Eva Green shines as a mother heading to Mars in a powerful but patchy look at space-age sexism
Dads in space has been a genre in vogue for a while now, from Brad Pitt searching for a lost patriarch in Ad Astra to Neil Armstrong’s grief in First Man, via the altogether stranger father-daughter dynamic at the heart of High Life. What separates Alice Winocour’s Proxima from this pack, then, is that it instead centres on how motherhood meets the cold void of space, helping it stand out in a surprisingly crowded field.
Eva Green gets her best role in years as Sarah, a French astronaut in the final stages of preparing for a mission that will pave the way for humanity’s first landing on Mars. She’s thrilled to be going, but as the launch draws nearer, her resolve starts to crack, the inevitable separation becoming a heavy burden on her relationship with her young daughter Stella (Zelie Boulant).
Green gives a fantastic performance, and shares a brilliantly authentic chemistry with Boulant, who is entertainingly sharp in her own right. Sarah has to constantly repress physical or emotional discomforts for the sake of both her daughter and the rest of her crew, and Green does a great job of subtly conveying the toll this takes, all the while managing constant shifts between languages. She speaks French with Stella, German with her amicably divorced ex Thomas (Lars Eidinger), English with her crew and journalists, and Russian during training, these impressive linguistic challenges rarely interfering with her performance.
We’re never told precisely when Proxima takes place, but the mission to Mars and background chatter about building a permanent base on the Moon suggests a near future. The technological achievements on display clearly haven’t translated to social progress, though, and Sarah faces boorish sexism from all sides, most prominently from American astronaut Mike (Matt Dillon).
He introduces himself with a crack about how great it’ll be to have Sarah cook for the crew on the International Space Station, putting her on the defensive immediately, and the oppressive atmosphere Mike creates wafts off the screen in noxious waves. Plenty of sci-fi movies make you want to go to space yourself, but Sarah’s absurdly intense training (clearly meticulously researched), made all the more difficult by the constant casual misogyny, is more likely to put you off.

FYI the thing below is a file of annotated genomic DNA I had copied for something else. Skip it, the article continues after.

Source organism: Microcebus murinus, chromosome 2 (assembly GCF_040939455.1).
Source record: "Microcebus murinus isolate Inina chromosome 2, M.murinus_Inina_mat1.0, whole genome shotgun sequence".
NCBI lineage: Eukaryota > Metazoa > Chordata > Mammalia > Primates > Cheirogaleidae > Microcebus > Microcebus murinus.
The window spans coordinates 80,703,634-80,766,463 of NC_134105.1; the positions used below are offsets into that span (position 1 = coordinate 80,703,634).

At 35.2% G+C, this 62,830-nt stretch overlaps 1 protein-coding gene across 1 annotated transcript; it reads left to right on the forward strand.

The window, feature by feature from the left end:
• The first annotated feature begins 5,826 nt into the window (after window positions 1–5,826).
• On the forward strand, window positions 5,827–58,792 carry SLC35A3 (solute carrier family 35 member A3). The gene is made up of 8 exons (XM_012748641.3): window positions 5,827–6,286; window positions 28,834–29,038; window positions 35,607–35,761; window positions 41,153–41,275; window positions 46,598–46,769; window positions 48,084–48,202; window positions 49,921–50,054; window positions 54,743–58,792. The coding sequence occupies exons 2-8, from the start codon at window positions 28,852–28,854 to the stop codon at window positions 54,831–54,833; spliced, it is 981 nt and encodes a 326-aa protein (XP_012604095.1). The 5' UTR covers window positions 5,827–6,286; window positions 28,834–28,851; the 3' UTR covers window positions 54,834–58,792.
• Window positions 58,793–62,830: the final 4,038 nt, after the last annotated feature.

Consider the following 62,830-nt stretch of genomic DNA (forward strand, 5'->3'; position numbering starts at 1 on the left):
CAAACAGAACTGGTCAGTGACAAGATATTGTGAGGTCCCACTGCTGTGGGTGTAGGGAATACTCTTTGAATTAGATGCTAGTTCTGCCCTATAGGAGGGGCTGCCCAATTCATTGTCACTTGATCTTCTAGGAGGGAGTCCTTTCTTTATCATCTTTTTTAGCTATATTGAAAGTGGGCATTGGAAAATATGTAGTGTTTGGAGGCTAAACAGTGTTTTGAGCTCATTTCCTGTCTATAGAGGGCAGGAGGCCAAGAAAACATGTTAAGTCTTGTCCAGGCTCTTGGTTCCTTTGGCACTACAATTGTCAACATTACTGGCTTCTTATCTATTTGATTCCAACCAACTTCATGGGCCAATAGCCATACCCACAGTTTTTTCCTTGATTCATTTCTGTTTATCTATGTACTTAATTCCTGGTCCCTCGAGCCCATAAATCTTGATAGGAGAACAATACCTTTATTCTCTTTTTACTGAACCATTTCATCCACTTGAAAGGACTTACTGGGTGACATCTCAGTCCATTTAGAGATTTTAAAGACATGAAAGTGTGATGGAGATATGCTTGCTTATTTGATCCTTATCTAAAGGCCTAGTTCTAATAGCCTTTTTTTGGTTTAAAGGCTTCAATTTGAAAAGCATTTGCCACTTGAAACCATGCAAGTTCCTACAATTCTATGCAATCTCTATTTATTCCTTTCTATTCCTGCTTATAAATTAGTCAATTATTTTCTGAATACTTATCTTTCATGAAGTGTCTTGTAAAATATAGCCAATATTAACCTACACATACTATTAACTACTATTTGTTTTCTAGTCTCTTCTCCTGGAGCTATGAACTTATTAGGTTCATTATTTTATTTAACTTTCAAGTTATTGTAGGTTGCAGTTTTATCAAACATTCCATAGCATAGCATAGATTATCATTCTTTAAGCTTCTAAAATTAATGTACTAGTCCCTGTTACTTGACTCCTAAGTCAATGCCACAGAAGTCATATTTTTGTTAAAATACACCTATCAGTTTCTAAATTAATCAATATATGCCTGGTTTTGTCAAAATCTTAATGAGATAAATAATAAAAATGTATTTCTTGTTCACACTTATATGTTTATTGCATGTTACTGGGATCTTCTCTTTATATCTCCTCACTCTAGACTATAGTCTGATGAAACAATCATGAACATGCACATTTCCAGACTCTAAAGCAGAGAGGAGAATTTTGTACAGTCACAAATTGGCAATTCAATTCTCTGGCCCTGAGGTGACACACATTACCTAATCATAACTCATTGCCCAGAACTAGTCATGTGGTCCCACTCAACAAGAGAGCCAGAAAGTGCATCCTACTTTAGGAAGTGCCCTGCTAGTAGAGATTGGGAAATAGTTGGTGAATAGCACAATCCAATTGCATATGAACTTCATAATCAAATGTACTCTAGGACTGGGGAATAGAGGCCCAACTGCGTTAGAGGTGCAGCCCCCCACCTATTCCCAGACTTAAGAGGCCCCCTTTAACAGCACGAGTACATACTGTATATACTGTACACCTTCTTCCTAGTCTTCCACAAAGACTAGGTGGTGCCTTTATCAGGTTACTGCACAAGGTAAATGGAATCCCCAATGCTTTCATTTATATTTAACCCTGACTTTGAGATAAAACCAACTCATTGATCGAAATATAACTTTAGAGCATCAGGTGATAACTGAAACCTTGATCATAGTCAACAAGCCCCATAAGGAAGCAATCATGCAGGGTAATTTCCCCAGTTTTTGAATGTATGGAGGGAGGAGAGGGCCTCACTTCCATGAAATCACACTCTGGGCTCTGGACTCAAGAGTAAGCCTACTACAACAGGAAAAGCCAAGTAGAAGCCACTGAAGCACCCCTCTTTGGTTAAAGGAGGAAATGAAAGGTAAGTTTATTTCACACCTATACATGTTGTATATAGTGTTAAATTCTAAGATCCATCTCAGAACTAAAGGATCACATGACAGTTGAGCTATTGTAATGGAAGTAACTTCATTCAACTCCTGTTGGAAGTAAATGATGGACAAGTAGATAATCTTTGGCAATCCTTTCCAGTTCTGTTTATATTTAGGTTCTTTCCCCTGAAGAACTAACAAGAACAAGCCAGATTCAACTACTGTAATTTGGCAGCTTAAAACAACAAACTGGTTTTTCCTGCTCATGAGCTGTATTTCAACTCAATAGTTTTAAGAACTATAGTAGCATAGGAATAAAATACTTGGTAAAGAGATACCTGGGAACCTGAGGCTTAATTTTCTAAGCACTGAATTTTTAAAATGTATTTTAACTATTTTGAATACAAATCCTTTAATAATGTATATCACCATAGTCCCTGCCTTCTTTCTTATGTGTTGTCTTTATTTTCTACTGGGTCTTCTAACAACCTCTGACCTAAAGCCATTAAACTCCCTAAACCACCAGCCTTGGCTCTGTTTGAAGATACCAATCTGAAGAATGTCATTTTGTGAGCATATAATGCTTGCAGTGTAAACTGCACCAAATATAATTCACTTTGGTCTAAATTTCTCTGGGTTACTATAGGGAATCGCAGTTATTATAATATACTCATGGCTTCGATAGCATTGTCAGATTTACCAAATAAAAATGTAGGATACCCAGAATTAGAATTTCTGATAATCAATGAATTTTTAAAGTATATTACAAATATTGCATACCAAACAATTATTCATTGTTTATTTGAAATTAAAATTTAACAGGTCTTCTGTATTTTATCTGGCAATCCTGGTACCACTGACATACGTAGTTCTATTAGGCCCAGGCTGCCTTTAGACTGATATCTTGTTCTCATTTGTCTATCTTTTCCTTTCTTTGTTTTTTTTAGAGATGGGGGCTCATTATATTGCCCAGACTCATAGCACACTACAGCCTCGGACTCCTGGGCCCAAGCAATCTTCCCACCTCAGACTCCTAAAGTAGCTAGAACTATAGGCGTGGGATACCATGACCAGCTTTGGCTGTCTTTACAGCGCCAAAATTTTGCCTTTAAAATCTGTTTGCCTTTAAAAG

Proxima stays earthbound throughout, but Winocour makes Sarah’s environment feel alien nonetheless. Quarantined in a city exclusively for astronauts, there’s a sterility to her world that makes it dystopian (and hits especially hard thanks to Proxima’s status as one of the first post-lockdown cinema releases).
While initially effectively unnerving, this sterility ends up seeping into the storytelling. For a lot of the third act, Proxima is just going through the motions, waiting for the launch, and a climactic set-piece is misguided in its attempts to jolt the plot back to life. It is too action-heavy and sentimental, and even serves to undermine the feminist message that the rest of the film works so hard at.
Just when things threaten to go over the edge, though, Green’s performance and the powerfully moving bond between Sarah and Stella pull it back. Winocour grants all her characters hidden depths, even the odious Mike, the gradual reveals of which give a greater emotional resonance to the ending. It can’t quite stand alongside the very best of the “sad space parents” genre, but Proxima still stakes a claim for itself with its unique perspective and committed realism.
Proxima is released in select UK cinemas from July 31.Where to watch online